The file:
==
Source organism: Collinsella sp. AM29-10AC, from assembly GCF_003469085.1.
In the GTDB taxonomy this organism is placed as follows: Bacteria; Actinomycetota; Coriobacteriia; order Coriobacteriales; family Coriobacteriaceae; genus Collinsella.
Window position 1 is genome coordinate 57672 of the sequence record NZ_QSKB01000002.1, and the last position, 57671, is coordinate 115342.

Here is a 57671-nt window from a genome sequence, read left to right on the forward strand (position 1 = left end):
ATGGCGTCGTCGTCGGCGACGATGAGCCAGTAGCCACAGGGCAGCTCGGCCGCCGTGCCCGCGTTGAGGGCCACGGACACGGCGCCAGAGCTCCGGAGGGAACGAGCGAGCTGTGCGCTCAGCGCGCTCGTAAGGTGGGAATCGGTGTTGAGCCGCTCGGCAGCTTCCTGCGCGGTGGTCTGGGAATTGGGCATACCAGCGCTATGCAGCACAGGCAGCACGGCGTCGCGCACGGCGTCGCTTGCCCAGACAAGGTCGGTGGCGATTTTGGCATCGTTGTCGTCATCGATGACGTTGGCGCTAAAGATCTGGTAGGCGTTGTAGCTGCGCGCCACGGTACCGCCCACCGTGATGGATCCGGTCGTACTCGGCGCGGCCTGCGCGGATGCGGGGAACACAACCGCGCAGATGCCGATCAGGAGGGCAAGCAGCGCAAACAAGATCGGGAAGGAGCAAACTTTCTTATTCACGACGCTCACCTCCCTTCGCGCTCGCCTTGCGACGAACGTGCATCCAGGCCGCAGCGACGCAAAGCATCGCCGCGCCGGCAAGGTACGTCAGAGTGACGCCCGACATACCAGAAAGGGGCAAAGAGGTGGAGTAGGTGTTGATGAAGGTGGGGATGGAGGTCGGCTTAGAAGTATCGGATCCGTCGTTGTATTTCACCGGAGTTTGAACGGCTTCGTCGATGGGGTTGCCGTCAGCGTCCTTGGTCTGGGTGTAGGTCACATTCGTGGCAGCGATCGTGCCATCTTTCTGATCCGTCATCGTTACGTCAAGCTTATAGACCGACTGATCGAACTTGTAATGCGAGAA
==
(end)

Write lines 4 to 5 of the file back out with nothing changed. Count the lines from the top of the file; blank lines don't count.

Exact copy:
Here is a 57671-nt window from a genome sequence, read left to right on the forward strand (position 1 = left end):
ATGGCGTCGTCGTCGGCGACGATGAGCCAGTAGCCACAGGGCAGCTCGGCCGCCGTGCCCGCGTTGAGGGCCACGGACACGGCGCCAGAGCTCCGGAGGGAACGAGCGAGCTGTGCGCTCAGCGCGCTCGTAAGGTGGGAATCGGTGTTGAGCCGCTCGGCAGCTTCCTGCGCGGTGGTCTGGGAATTGGGCATACCAGCGCTATGCAGCACAGGCAGCACGGCGTCGCGCACGGCGTCGCTTGCCCAGACAAGGTCGGTGGCGATTTTGGCATCGTTGTCGTCATCGATGACGTTGGCGCTAAAGATCTGGTAGGCGTTGTAGCTGCGCGCCACGGTACCGCCCACCGTGATGGATCCGGTCGTACTCGGCGCGGCCTGCGCGGATGCGGGGAACACAACCGCGCAGATGCCGATCAGGAGGGCAAGCAGCGCAAACAAGATCGGGAAGGAGCAAACTTTCTTATTCACGACGCTCACCTCCCTTCGCGCTCGCCTTGCGACGAACGTGCATCCAGGCCGCAGCGACGCAAAGCATCGCCGCGCCGGCAAGGTACGTCAGAGTGACGCCCGACATACCAGAAAGGGGCAAAGAGGTGGAGTAGGTGTTGATGAAGGTGGGGATGGAGGTCGGCTTAGAAGTATCGGATCCGTCGTTGTATTTCACCGGAGTTTGAACGGCTTCGTCGATGGGGTTGCCGTCAGCGTCCTTGGTCTGGGTGTAGGTCACATTCGTGGCAGCGATCGTGCCATCTTTCTGATCCGTCATCGTTACGTCAAGCTTATAGACCGACTGATCGAACTTGTAATGCGAGAA